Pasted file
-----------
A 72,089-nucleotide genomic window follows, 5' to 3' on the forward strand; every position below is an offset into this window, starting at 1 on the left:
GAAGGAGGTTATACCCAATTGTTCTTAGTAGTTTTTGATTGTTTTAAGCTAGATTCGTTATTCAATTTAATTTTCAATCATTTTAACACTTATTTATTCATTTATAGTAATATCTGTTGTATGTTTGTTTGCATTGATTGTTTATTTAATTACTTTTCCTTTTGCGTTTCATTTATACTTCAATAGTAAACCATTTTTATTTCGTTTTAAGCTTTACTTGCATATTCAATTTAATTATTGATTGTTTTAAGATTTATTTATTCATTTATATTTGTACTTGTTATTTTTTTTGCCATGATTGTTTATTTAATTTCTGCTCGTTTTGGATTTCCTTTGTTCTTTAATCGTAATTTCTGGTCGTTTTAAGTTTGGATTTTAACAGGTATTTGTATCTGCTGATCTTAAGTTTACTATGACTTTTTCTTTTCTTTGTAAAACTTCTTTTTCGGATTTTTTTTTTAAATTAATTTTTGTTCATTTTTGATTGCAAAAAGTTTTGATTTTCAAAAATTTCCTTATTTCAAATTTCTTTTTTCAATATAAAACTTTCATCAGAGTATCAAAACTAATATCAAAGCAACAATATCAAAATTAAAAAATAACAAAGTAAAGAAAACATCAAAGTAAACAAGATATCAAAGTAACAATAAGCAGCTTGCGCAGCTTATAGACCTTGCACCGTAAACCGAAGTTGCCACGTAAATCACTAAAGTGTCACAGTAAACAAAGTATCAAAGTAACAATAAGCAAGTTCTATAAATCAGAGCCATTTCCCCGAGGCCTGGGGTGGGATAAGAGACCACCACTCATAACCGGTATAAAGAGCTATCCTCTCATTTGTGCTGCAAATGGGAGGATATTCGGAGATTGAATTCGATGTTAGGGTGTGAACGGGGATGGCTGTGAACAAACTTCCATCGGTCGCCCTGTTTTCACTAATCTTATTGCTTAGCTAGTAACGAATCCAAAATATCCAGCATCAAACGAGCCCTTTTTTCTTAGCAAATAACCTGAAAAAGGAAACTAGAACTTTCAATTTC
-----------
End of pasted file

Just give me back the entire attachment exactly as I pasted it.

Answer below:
A 72,089-nucleotide genomic window follows, 5' to 3' on the forward strand; every position below is an offset into this window, starting at 1 on the left:
GAAGGAGGTTATACCCAATTGTTCTTAGTAGTTTTTGATTGTTTTAAGCTAGATTCGTTATTCAATTTAATTTTCAATCATTTTAACACTTATTTATTCATTTATAGTAATATCTGTTGTATGTTTGTTTGCATTGATTGTTTATTTAATTACTTTTCCTTTTGCGTTTCATTTATACTTCAATAGTAAACCATTTTTATTTCGTTTTAAGCTTTACTTGCATATTCAATTTAATTATTGATTGTTTTAAGATTTATTTATTCATTTATATTTGTACTTGTTATTTTTTTTGCCATGATTGTTTATTTAATTTCTGCTCGTTTTGGATTTCCTTTGTTCTTTAATCGTAATTTCTGGTCGTTTTAAGTTTGGATTTTAACAGGTATTTGTATCTGCTGATCTTAAGTTTACTATGACTTTTTCTTTTCTTTGTAAAACTTCTTTTTCGGATTTTTTTTTTAAATTAATTTTTGTTCATTTTTGATTGCAAAAAGTTTTGATTTTCAAAAATTTCCTTATTTCAAATTTCTTTTTTCAATATAAAACTTTCATCAGAGTATCAAAACTAATATCAAAGCAACAATATCAAAATTAAAAAATAACAAAGTAAAGAAAACATCAAAGTAAACAAGATATCAAAGTAACAATAAGCAGCTTGCGCAGCTTATAGACCTTGCACCGTAAACCGAAGTTGCCACGTAAATCACTAAAGTGTCACAGTAAACAAAGTATCAAAGTAACAATAAGCAAGTTCTATAAATCAGAGCCATTTCCCCGAGGCCTGGGGTGGGATAAGAGACCACCACTCATAACCGGTATAAAGAGCTATCCTCTCATTTGTGCTGCAAATGGGAGGATATTCGGAGATTGAATTCGATGTTAGGGTGTGAACGGGGATGGCTGTGAACAAACTTCCATCGGTCGCCCTGTTTTCACTAATCTTATTGCTTAGCTAGTAACGAATCCAAAATATCCAGCATCAAACGAGCCCTTTTTTCTTAGCAAATAACCTGAAAAAGGAAACTAGAACTTTCAATTTC